Schrenkiella parvula extremohile

Extremophilic plants, a model for understanding adaptation to environmental stresses

Some plants that we call “extremophiles” tolerate or even appreciate very salty, very dry, or very cold environments in which most plant species would not survive. Response mechanisms to environmental pollution have been studied in common plants for a long time Arabidopsis thaliana (Lady cress), which belongs to the mustard, rapeseed or cabbage family. It was chosen as a model organism because of its many advantages: fast life cycle, abundant seed production, self-pollination, relatively small genome… However, it is far from tolerant of extreme environmental conditions! The team led by José Dinneny, a professor at Stanford University in California, offers a different approach by studying the response to stress in a resistant species rather than in a susceptible species.

“It was high time to choose the right models to understand these mechanisms,” confirms Alexandre Berr, a researcher at the CNRS’s Institute of Molecular Biology of Plants (IBMP), who studies these extremophilic plants. Especially since genome sequencing has never been so technically and financially affordable. The other originality of this work was to compare the responses of four species with similar genomes to stress, in this case saltwater (strongly linked to water stress and therefore to human activities and global warming): two inherently tolerant (Eutrema salugineum and Schrenkiella parvula) and two more sensitive (Sisymbrium irio and Arabidopsis thaliana).

First observation: while sensitive plants stop growing their roots in a saline environment, tolerant plants continue to grow… To understand this behavioral difference, the team focused on a “classical” mode of plant response: the regulation of gene expression under the action of a well-known plant hormone to control their growth under stress conditions, abscisic acid (ABA). ABA generally behaves like a growth retardant when conditions become less favorable, allowing the plant to conserve resources while it waits for improvement. In one of the two extremophile plants studied, Schrenkiella parvulaon the contrary, ABA causes growth acceleration.

Using high-throughput sequencing to quantify variations in gene expression in response to ABA (RNA-Seq, RNA sequencing) and for identifying regulatory sequences in genomes (DAP-seq or DNA affinity purification sequencing), scientists found remarkable differences in Schrenkiella parvula. They also emphasized the importance of other plant hormones such as auxin, known for its important role in controlling growth and development.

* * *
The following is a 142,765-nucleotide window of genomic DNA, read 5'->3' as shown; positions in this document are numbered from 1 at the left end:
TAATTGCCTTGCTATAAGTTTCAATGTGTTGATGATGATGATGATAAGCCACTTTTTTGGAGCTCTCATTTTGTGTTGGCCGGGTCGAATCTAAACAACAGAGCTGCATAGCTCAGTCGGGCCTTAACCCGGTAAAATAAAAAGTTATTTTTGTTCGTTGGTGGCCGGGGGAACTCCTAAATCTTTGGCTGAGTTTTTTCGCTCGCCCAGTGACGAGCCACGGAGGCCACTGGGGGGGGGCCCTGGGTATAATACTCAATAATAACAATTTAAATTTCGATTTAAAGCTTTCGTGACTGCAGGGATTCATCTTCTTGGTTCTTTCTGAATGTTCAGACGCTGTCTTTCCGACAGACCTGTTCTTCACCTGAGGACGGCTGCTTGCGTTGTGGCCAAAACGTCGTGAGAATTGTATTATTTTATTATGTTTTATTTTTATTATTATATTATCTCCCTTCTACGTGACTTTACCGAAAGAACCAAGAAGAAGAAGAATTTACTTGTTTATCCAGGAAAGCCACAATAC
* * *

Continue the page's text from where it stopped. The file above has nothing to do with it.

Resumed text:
However, without questioning the interest of these discoveries, Alexandre Berr points out that the direct link between the stress tolerance of salt Schrenkiella parvula and the uniqueness of its response to high concentrations of ABA has yet to be established. “For example, it would have been interesting to quantify ABA, a routine analysis to find out whether this plant synthesizes more of it than the others or accumulates faster under stressed conditions,” he notes.

In any case, this study underscores the interest of extremophile models in improving the understanding of the mechanisms of plant response and tolerance to environmental stress. It also shows the variety of strategies used by extremophile plants: to keep their roots covered with a protective layer, to stiffen their cells, or, as here, to redirect the pathways to respond to ABA. One must wait to know more before considering extending these findings to related crops through transgenesis or gene editing.

Extremophilic plants, a model for understanding adaptation to environmental stresses

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